1. What is Insulin?;
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  4. An Overview of the Pancreas - Understanding Insulin and Diabetes.

Inflammation and injury of the lining of arteries lead to atherosclerosis and an increased risk of heart attack and stroke. Damage to the microscopic blood vessels of the kidney impairs kidney function and can lead to kidney failure. Damage to blood vessels that serve the eyes can lead to blindness. Blood vessel damage also reduces circulation to the limbs, whereas nerve damage leads to a loss of sensation, called neuropathy, particularly in the hands and feet. Together, these changes increase the risk of injury, infection, and tissue death necrosis , contributing to a high rate of toe, foot, and lower leg amputations in people with diabetes.

Uncontrolled diabetes can also lead to a dangerous form of metabolic acidosis called ketoacidosis. Deprived of glucose, cells increasingly rely on fat stores for fuel. However, in a glucose-deficient state, the liver is forced to use an alternative lipid metabolism pathway that results in the increased production of ketone bodies or ketones , which are acidic.

Diabetes is diagnosed when lab tests reveal that blood glucose levels are higher than normal, a condition called hyperglycemia. The treatment of diabetes depends on the type, the severity of the condition, and the ability of the patient to make lifestyle changes. As noted earlier, moderate weight loss, regular physical activity, and consumption of a healthful diet can reduce blood glucose levels.

Some patients with type 2 diabetes may be unable to control their disease with these lifestyle changes, and will require medication. Historically, the first-line treatment of type 2 diabetes was insulin.

The Birth of Beta Cells

Research advances have resulted in alternative options, including medications that enhance pancreatic function. Visit this link to view an animation describing the role of insulin and the pancreas in diabetes. The pancreas has both exocrine and endocrine functions.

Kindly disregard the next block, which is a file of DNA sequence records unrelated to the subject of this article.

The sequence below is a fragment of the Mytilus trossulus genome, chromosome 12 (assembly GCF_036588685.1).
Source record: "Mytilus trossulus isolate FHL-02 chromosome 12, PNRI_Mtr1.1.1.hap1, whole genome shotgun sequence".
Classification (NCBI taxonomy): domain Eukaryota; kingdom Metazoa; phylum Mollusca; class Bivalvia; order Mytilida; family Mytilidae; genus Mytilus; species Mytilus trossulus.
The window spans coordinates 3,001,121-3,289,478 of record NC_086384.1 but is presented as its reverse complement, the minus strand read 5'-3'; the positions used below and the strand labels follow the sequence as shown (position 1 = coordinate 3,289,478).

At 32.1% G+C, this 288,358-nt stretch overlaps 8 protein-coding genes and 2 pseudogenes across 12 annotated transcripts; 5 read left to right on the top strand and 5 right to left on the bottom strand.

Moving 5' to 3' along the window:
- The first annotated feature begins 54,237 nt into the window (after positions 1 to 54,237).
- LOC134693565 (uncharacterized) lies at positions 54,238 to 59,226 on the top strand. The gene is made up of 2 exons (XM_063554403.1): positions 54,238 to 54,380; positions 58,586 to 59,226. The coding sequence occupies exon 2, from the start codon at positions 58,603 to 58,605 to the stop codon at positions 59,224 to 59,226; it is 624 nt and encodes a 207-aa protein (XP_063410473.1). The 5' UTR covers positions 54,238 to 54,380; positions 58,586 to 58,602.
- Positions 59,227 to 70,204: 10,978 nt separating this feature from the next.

Chronic pancreatitis and diabetes.

The pancreatic islet cell types include alpha cells, which produce glucagon; beta cells, which produce insulin; delta cells, which produce somatostatin; and PP cells, which produce pancreatic polypeptide. Insulin and glucagon are involved in the regulation of glucose metabolism. Insulin is produced by the beta cells in response to high blood glucose levels. It enhances glucose uptake and utilization by target cells, as well as the storage of excess glucose for later use.

Dysfunction of the production of insulin or target cell resistance to the effects of insulin causes diabetes mellitus, a disorder characterized by high blood glucose levels. The hormone glucagon is produced and secreted by the alpha cells of the pancreas in response to low blood glucose levels. Glucagon stimulates mechanisms that increase blood glucose levels, such as the catabolism of glycogen into glucose.

If an autoimmune disorder targets the alpha cells, production of which hormone would be directly affected? What would be the physiological consequence of a disease that destroyed the beta cells of the pancreas? Skip to content Increase Font Size. Chapter The Endocrine System. Learning Objectives By the end of this section, you will be able to: Describe the location and structure of the pancreas, and the morphology and function of the pancreatic islets Compare and contrast the functions of insulin and glucagon. Review Questions 1. Which of the following statements about insulin is true?